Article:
London, 28 November 2016 – The World Federation of Exchanges ("WFE"), which represents more than 200 market infrastructure providers including exchanges and central counterparties ("CCPs"), today notes the European Commission's proposal for regulation regarding the recovery and resolution of CCPs, and welcomes the importance placed on consistency with international standards.
The proposed legislation, which will need to be ratified by the European Parliament and the Council of the EU, seeks to ensure the orderly recovery of CCPs in various scenarios of financial distress. If recovery proves to be insufficient and resolution conditions are met, authorities will be required to take swift action to safeguard financial stability, ensure the continuity of the CCP's critical functions, and protect taxpayers.
The Commission notes its proposal seeks to align itself with international standards from CPMI-IOSCO and the Financial Stability Board (FSB), particularly related to cross-border instances of CCP resolution. It also makes clear it is the responsibility of the resolution authority to consider which tools or actions could have an impact on financial stability.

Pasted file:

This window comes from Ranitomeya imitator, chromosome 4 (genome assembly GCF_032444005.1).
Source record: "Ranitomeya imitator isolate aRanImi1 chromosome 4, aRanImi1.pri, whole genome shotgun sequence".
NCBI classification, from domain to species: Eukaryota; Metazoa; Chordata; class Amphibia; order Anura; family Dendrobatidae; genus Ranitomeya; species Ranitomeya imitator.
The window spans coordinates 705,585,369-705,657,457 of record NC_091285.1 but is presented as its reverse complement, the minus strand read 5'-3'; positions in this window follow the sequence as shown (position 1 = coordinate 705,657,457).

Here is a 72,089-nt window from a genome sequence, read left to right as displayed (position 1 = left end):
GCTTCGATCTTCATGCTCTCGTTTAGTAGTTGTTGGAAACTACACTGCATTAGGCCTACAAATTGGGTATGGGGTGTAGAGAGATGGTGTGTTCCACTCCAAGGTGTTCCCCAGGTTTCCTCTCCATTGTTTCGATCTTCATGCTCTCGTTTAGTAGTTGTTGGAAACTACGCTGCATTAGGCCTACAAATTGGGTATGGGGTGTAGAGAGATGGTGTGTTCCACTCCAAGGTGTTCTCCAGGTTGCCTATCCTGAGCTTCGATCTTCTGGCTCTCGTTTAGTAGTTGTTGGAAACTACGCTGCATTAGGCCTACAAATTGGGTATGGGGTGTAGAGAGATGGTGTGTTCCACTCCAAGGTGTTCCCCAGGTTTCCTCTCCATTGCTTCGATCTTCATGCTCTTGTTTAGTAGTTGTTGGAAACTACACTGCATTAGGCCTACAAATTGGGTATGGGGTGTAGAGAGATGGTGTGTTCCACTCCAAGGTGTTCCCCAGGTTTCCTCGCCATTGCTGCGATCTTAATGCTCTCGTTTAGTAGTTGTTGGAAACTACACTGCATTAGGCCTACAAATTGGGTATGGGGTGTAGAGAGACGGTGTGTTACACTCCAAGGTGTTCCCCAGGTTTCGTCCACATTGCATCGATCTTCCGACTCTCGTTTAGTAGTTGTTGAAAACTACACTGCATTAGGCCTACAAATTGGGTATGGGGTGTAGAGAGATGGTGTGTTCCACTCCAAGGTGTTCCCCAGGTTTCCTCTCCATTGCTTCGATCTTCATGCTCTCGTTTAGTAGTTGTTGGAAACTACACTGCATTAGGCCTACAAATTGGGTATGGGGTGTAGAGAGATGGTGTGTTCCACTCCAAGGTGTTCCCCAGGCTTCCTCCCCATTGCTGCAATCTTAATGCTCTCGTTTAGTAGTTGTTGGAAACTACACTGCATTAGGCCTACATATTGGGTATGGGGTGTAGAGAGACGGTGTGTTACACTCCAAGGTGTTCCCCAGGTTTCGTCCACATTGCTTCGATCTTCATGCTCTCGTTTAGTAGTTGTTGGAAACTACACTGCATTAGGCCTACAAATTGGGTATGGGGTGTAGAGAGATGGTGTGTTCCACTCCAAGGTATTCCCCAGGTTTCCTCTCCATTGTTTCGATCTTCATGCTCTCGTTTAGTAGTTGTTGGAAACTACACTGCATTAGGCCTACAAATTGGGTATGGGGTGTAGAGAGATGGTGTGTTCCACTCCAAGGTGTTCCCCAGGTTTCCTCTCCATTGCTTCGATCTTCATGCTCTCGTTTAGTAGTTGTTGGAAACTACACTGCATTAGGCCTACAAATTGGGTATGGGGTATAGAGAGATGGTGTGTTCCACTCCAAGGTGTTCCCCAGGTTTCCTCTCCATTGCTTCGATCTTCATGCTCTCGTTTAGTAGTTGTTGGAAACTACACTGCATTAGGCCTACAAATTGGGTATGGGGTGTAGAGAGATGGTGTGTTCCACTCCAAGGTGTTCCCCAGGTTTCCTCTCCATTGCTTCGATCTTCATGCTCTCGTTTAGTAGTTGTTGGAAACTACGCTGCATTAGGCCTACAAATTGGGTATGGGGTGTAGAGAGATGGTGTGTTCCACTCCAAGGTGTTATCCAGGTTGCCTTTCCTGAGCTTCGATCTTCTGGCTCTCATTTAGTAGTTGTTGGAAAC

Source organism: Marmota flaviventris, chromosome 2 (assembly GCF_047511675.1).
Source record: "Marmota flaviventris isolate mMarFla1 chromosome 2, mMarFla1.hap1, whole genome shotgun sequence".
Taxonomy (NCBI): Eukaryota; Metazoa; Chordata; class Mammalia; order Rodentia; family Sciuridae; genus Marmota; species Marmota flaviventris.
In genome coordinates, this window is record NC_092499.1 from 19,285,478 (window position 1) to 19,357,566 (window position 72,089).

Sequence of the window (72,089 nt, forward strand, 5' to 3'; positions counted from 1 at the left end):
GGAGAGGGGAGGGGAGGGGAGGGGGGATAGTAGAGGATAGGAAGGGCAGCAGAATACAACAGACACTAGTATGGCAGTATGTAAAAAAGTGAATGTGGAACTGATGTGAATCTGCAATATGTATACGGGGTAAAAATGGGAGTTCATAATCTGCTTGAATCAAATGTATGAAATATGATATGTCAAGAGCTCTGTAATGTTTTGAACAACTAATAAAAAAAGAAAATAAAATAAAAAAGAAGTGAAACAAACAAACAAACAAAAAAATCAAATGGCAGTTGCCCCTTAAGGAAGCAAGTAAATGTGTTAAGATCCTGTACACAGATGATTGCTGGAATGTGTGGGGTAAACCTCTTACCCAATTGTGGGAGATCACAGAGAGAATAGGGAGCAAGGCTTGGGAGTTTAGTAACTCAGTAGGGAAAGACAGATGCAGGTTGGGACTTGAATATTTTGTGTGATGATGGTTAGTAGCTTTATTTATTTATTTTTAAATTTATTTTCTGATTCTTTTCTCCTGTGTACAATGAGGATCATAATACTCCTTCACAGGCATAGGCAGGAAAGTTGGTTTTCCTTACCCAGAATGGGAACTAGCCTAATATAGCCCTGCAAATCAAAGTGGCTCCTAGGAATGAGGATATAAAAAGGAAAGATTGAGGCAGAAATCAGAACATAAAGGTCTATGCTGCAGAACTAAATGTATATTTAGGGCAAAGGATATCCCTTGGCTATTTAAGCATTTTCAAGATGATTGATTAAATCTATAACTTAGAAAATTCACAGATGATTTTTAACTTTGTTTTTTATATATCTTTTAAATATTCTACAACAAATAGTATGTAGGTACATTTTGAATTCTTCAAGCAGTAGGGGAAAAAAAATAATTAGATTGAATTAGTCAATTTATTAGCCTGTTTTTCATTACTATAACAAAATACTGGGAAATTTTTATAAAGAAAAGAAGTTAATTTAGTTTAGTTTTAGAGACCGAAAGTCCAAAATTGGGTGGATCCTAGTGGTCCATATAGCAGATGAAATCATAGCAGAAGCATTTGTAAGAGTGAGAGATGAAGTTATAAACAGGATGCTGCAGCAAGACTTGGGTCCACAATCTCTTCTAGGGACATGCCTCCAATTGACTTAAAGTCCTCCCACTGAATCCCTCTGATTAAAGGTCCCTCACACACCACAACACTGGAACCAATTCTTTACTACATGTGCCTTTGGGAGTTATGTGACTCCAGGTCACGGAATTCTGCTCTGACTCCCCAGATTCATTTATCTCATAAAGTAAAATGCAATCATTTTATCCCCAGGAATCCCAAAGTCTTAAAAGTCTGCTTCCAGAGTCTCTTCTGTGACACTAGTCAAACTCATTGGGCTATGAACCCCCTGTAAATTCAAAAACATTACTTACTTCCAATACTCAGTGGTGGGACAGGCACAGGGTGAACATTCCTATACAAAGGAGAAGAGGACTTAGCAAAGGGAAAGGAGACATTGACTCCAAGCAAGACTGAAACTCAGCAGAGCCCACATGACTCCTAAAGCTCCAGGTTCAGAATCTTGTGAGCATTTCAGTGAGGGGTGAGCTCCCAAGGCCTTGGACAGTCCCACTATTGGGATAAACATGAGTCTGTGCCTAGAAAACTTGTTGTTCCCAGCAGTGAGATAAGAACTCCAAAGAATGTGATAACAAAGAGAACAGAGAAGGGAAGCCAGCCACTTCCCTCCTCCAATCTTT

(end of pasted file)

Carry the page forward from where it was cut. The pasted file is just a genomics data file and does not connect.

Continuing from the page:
As outlined in its two most recent consultation submissions on the topic, (to the FSB and to CPMI-IOSCO) the WFE's position is that recovery should be given every opportunity to succeed, and that resolution should only be invoked as a last resort. CCPs and competent authorities should have appropriate tools and flexibility to enable this to happen, particularly in times of market stress.
Nandini Sukumar, CEO, WFE said: "We welcome the European Commission's proposal to be in broad alignment with international standards from CPMI-IOSCO and the FSB. Markets are global and the issues are global – WFE members across the world are focused on CCP recovery and resolution. The WFE maintains its position that while it is important to have well documented and suitably robust resolution plans, a CCP-led recovery is preferable for the broad markets rather than resolution. We will now work with our members in the WFE Post-Trade Working Group who represent different geographies and asset classes to forge consensus on the global industry view."